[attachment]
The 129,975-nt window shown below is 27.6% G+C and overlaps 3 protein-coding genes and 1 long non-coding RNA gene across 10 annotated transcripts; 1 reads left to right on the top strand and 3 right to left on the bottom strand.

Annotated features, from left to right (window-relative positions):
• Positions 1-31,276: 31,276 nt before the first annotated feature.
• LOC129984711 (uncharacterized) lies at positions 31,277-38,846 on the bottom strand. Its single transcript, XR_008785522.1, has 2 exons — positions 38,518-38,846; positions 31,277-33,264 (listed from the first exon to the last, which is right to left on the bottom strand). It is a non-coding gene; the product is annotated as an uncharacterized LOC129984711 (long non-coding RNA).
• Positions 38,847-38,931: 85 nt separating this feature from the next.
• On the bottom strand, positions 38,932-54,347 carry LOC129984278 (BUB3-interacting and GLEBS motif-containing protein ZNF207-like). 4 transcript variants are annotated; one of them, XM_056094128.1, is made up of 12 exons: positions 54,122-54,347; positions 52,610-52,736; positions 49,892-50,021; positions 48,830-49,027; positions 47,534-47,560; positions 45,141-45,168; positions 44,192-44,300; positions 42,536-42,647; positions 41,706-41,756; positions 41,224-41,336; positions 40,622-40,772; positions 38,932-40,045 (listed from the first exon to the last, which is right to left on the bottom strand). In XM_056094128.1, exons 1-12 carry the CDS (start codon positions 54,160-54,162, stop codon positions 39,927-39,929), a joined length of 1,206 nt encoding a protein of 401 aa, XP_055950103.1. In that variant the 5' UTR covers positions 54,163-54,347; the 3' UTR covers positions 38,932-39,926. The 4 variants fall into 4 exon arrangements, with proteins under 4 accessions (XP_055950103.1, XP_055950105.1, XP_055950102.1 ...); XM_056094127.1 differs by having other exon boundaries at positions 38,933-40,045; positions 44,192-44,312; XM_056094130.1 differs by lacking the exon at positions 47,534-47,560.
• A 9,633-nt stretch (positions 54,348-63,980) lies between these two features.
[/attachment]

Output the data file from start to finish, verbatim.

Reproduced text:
The 129,975-nt window shown below is 27.6% G+C and overlaps 3 protein-coding genes and 1 long non-coding RNA gene across 10 annotated transcripts; 1 reads left to right on the top strand and 3 right to left on the bottom strand.

Annotated features, from left to right (window-relative positions):
• Positions 1-31,276: 31,276 nt before the first annotated feature.
• LOC129984711 (uncharacterized) lies at positions 31,277-38,846 on the bottom strand. Its single transcript, XR_008785522.1, has 2 exons — positions 38,518-38,846; positions 31,277-33,264 (listed from the first exon to the last, which is right to left on the bottom strand). It is a non-coding gene; the product is annotated as an uncharacterized LOC129984711 (long non-coding RNA).
• Positions 38,847-38,931: 85 nt separating this feature from the next.
• On the bottom strand, positions 38,932-54,347 carry LOC129984278 (BUB3-interacting and GLEBS motif-containing protein ZNF207-like). 4 transcript variants are annotated; one of them, XM_056094128.1, is made up of 12 exons: positions 54,122-54,347; positions 52,610-52,736; positions 49,892-50,021; positions 48,830-49,027; positions 47,534-47,560; positions 45,141-45,168; positions 44,192-44,300; positions 42,536-42,647; positions 41,706-41,756; positions 41,224-41,336; positions 40,622-40,772; positions 38,932-40,045 (listed from the first exon to the last, which is right to left on the bottom strand). In XM_056094128.1, exons 1-12 carry the CDS (start codon positions 54,160-54,162, stop codon positions 39,927-39,929), a joined length of 1,206 nt encoding a protein of 401 aa, XP_055950103.1. In that variant the 5' UTR covers positions 54,163-54,347; the 3' UTR covers positions 38,932-39,926. The 4 variants fall into 4 exon arrangements, with proteins under 4 accessions (XP_055950103.1, XP_055950105.1, XP_055950102.1 ...); XM_056094127.1 differs by having other exon boundaries at positions 38,933-40,045; positions 44,192-44,312; XM_056094130.1 differs by lacking the exon at positions 47,534-47,560.
• A 9,633-nt stretch (positions 54,348-63,980) lies between these two features.